Wednesday, August 20, 2014

Q is for Quake

This week we encounter one of the first “challenging” letters for blogging through the alphabet.  For the record, I was able to find two towns beginning with Q –Queen City near the northern border and Qulin near the boot heel.  The populations of both combined is still under 1000 and I couldn’t find out anything else about them.  There’s also a dearth of folks whose names begin with a Q, so no help there.  Since it’s easier to beg forgiveness then ask permission and since the Ben And Me rules for ABC blogging say to be creative I’m slashing the “earth” portion of the word and going with the vernacular –Q is for Quake.

Have you noticed a major theme for Hollywood is the disaster genre.  We’ve had volcanoes, killer asteroids, floods…my TV guide even had several listings for a movie called Sharknado.  Really?  Well, Hollywood should take note:  Missouri was the site of one of the most intense and longest lasting series of earthquakes in the world, but I’ve never seen it get a minute of screen time. Maybe that’s because it happened more than 200 years ago.

From December 1811 through February 1812,   there were hundreds if not thousands of earthquakes in the southeast corner of what was then still a territory.  Three of those quakes still rank among the most severe in U.S. History.  Although there wasn’t any seismological equipment to record the event, the evidence lead scientists to believe they were between 7.5 and 8.8 on the Richter Scale:  church bells rang as far away as Boston and the Mississippi River flowed upstream

 You can read eyewitness accounts from several newspapers and letters. One of the best sources is a letter from Eliza Bryan ….

On the 16th of December, 1811, about two o’clock, A.M., we were visited by a violent shock of an earthquake, accompanied by a very awful noise resembling loud but distant thunder…which was followed in a few minutes by the complete saturation of the atmosphere, with sulphurious vapor, causing total darkness. The screams of the affrighted inhabitants running to and fro, not knowing where to go or what to do---the cries of the fowls and beasts of every species—the cracking of trees falling, and the roaring of the Mississippi—the current of which was retrograde for a few minutes…formed a scene truly horrible.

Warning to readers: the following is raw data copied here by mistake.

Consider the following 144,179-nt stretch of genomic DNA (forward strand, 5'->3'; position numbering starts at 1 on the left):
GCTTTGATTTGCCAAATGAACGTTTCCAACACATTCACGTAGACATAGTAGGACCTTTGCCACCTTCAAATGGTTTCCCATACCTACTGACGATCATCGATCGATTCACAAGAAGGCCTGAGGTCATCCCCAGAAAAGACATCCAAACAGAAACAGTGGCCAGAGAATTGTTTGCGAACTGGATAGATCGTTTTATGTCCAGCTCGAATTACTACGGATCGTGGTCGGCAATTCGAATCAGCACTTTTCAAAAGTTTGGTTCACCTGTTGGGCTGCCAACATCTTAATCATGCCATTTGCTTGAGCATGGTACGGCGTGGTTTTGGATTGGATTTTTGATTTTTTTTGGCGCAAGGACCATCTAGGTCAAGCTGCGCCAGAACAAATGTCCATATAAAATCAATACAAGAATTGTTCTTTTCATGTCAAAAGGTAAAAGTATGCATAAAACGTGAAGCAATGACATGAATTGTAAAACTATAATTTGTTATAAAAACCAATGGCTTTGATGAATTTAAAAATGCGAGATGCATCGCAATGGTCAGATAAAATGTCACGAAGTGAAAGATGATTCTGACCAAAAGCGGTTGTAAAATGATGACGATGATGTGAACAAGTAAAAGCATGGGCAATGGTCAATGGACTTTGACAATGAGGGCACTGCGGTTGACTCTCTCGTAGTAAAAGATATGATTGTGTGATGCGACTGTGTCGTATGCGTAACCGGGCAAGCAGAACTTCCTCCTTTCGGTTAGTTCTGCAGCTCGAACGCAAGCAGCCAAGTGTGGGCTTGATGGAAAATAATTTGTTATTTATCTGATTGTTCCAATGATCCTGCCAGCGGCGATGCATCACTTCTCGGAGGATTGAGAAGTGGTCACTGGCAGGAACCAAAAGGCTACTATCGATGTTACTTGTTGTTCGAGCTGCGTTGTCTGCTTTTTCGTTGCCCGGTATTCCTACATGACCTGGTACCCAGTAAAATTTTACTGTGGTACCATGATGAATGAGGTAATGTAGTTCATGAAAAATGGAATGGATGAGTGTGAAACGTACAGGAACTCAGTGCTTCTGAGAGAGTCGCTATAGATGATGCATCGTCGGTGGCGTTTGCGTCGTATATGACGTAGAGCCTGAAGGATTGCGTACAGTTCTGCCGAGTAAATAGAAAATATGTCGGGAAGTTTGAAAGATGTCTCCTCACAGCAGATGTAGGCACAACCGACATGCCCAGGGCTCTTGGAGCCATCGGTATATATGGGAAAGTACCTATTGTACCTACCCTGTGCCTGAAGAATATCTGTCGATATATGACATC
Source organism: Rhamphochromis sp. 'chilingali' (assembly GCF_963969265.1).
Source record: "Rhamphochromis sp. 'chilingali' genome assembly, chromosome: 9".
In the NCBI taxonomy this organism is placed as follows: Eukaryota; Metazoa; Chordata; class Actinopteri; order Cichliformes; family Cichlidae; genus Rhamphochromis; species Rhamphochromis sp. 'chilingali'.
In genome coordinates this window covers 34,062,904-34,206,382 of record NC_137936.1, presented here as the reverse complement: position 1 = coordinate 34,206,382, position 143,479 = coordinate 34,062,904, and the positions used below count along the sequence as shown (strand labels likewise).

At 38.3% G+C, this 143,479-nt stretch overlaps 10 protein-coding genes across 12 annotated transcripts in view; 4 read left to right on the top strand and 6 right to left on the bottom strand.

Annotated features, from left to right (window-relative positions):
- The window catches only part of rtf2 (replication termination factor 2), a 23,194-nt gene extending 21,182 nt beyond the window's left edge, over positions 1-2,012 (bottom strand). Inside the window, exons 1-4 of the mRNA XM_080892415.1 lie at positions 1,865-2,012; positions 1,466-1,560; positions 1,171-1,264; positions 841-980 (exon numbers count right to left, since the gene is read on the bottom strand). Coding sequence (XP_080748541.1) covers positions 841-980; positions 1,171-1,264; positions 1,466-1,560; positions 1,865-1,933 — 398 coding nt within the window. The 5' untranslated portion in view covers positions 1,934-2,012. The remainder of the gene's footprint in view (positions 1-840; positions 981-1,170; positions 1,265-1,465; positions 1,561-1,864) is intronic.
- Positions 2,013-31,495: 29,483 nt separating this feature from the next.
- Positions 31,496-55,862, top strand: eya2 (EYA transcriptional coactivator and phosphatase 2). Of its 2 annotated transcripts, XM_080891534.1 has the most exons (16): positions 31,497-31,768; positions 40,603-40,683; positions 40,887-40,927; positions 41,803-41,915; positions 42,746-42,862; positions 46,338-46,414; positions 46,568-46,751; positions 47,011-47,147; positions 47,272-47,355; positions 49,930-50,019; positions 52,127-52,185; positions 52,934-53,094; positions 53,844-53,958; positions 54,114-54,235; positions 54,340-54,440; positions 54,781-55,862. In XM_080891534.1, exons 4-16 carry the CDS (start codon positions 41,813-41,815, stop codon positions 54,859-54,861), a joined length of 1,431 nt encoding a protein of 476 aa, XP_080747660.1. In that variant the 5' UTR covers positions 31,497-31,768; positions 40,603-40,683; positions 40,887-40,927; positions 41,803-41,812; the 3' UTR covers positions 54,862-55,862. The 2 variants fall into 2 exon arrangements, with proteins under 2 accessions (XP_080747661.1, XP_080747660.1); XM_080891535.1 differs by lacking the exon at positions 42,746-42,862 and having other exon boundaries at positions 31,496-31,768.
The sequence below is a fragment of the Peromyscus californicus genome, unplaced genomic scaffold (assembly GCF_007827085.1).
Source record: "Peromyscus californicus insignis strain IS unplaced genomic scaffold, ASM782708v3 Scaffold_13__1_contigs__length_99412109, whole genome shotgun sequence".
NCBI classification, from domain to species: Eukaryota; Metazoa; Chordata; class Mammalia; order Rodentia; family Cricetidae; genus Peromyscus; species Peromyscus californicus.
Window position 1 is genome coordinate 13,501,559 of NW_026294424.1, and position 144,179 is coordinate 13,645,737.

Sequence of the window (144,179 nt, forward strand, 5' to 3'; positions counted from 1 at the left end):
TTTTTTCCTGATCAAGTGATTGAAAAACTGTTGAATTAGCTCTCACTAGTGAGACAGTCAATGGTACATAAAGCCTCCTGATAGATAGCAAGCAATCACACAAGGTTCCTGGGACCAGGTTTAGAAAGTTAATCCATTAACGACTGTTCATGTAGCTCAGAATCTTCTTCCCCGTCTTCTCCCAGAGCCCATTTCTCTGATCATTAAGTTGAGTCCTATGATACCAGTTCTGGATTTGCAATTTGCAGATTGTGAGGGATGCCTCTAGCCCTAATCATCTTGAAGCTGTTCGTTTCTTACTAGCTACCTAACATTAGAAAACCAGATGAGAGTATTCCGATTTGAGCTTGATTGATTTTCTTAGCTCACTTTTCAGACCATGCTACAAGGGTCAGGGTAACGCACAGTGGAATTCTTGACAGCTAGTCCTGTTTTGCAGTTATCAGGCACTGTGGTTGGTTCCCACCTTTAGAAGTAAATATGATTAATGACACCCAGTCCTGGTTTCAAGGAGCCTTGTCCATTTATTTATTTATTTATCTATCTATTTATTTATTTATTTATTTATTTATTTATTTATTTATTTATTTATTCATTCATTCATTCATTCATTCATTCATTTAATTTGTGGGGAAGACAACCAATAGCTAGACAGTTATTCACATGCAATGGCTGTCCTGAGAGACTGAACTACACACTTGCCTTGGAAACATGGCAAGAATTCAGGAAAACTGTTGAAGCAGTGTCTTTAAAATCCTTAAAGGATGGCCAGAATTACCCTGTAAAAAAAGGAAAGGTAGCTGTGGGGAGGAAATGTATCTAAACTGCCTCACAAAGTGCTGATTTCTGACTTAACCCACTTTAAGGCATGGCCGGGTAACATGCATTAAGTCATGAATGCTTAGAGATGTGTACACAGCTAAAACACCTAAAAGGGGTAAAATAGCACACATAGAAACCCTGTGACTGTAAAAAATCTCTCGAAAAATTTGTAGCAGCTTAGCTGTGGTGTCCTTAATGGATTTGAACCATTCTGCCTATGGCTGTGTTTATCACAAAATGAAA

[From January 23rd] until the 4th of February the earth was in continual agitation, visibly waving as a gentle sea…on the 7th about 4 o’clock, A.M., a concussion took place so much more violent than those which had preceded it …At first the Mississippi seemed to recede from its banks, and its waters gathering up like a mountain, leaving for a moment many boats…on the sand…It then rising fifteen or twenty feet perpendicularly, and expanding as it were, at the same moment…the boats which before had been left on the sand were now torn from their moorings and suddenly driven up a little creek…nearly a quarter of a mile.

Everyone is now familiar with FEMA, government assistance after a major disaster. There was no such aid back in 1812.  In 1815 Congress did vote to send $50,000 to victims of another earthquake in Caracas, Venezuela. This prompted William Clark,  governor of the Missouri Territory  to petition congress for relief for some of its own citizens (nearly 1000 people were killed and 2000 folks were left homeless).  No money was sent but they did grant those who lost their homes the right to a new homestead of equal size from other public lands.

It can even be said that the New Madrid quakes played a role in the shaping of the state, although not so much by altering the course of the Mississippi River as you may be thinking.  When most people decided to take up the offer for land on more stable ground a cattle rancher John Hardeman Walker decided to stay  and buy up his neighbor’s land.  When Missouri petitioned for statehood, Mr. Walker’s holdings were south of the intended border.  He lobbied congress to have his land included with the state of Missouri rather than the territory of Arkansas—and thus the Missouri boot heel was born.

There is a Historical Museum in New Madrid with displays about the quakes (also Native Americans from the area and the Civil War).  Admission is charged but the amount isn’t listed on the website. 

I’m linking up with …

Ben and Me

1 comment:

Beth said...

That is very interesting. Not something I think of when I think of that part of the country.

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